It's Chemo Eve. Not as festive as Christmas Eve or New Year's Eve, but it's in the forefront of my mind. And unlike other festive occasions, where I turn down offers of the traditional cocktail (good thing, since I need all the good brain cells that I can keep), this time I will be having a cocktail - a mixture of special chemotherapy drugs that sound like a stark contrast to the "easy" Temodar that I was taking before. So... tomorrow I'll raise my IV bag and make a toast to the new chapter in this scary story.
We continued my husband's birthday celebration over the weekend. Part of it included some shopping, where I found a cute little "tooth fairy" box for my son. He'll be six in March, and he is excited about the possibility that he might soon start to get wiggly teeth that fall out.
And of course, since everything is a life analogy when I have my cancer glasses on, it occurred to me that our earthly existence is like having baby teeth.
I received a body when I was born, and I leave it behind when I die. This whole cancer thing is just about my body. It's not about ME. And besides, I already knew that this isn't even supposed to be my permanent body. It's like the baby teeth that we knew would eventually fall out. My body is the temporary, trial model that I get to use for a little while here until it wears out/gets flattened by a truck/chokes on something/whatever. I may get a little wiggly at first, and then -- out. Jared won't have to put me under his pillow, but he will get a settlement from the life insurance fairy.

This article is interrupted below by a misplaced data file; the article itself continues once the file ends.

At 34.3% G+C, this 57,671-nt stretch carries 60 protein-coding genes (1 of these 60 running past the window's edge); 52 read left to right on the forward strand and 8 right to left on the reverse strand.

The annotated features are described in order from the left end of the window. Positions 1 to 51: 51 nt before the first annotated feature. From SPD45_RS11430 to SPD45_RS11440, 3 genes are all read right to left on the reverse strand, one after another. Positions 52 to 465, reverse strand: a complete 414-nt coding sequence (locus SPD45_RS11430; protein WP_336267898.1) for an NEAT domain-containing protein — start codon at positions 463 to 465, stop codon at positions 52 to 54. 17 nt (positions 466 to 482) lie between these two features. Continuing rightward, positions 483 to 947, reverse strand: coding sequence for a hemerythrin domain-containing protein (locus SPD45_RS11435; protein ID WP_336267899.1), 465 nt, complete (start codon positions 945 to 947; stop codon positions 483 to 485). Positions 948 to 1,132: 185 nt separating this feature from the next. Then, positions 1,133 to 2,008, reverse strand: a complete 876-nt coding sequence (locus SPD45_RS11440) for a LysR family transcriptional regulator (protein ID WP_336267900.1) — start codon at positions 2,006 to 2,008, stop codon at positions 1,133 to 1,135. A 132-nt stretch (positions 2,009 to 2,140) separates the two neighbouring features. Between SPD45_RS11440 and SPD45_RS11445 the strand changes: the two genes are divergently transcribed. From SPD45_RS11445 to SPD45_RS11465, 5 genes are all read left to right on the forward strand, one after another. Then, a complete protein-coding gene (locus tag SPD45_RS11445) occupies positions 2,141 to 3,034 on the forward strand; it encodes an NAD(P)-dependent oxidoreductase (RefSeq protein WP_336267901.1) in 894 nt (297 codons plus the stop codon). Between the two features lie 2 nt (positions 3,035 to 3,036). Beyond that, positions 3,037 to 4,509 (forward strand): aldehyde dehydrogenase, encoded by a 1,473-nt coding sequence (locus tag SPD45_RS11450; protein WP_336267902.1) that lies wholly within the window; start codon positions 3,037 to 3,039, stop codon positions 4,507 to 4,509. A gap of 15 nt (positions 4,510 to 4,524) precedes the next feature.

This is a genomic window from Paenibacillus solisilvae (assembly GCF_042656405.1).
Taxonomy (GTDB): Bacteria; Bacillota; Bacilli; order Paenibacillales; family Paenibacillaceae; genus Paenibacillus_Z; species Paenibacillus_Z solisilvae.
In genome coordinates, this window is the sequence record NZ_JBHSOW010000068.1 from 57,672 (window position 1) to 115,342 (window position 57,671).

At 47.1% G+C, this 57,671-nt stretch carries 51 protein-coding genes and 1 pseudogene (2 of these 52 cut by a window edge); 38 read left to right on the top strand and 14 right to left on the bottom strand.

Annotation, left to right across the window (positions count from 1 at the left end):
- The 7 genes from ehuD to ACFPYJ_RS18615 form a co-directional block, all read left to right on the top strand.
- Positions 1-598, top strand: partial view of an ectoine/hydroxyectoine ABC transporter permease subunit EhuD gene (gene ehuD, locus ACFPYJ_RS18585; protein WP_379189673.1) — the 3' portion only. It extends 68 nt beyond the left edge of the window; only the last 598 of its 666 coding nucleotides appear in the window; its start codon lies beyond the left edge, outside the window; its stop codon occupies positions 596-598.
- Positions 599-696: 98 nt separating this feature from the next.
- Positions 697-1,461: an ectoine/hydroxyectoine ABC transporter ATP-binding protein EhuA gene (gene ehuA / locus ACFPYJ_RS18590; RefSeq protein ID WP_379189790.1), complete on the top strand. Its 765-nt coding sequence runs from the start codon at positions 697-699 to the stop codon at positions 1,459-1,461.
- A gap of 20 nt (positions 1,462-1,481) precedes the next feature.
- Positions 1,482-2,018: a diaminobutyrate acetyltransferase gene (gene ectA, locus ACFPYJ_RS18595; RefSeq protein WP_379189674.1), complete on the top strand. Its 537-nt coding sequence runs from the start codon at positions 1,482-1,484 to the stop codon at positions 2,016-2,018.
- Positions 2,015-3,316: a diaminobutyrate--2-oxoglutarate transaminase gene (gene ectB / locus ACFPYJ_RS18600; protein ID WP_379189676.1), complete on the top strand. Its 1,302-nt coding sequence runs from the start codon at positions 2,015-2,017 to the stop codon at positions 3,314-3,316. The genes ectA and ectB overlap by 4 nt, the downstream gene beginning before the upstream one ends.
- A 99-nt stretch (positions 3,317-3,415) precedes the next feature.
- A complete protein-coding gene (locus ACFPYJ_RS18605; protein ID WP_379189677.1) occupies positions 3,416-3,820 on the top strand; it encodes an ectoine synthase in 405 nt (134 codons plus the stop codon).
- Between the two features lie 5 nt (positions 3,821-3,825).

And when all that happens, I'll still be ME - just waiting for my permanent body and hanging out in a different place and looking forward to being reunited with my family someday. My permanent, resurrected body will never get cancer, it will never die, and we'll just hope that it will also be cellulite-free. As Job said, "though worms destroy this body, yet in my flesh shall I see God."
Even so, I don't exactly view my demise with the same enthusiasm that my son gives to his "tooth fairy" box. As much as we recognize the necessarily temporary nature of life, and how it fits into the permanent plan, we still reverence and respect and try to protect life. We don't try to wiggle out of it early, like a kid will do with a loose tooth. I have a good life, and I want it to last as long as possible. But since we all must face our mortality at some point, it is comforting to realize how it fits into the grand scheme of things. It's just temporary, like baby teeth. It's just a body that is programmed to wear out, break, and die. It's just my body that is in danger. It's not ME.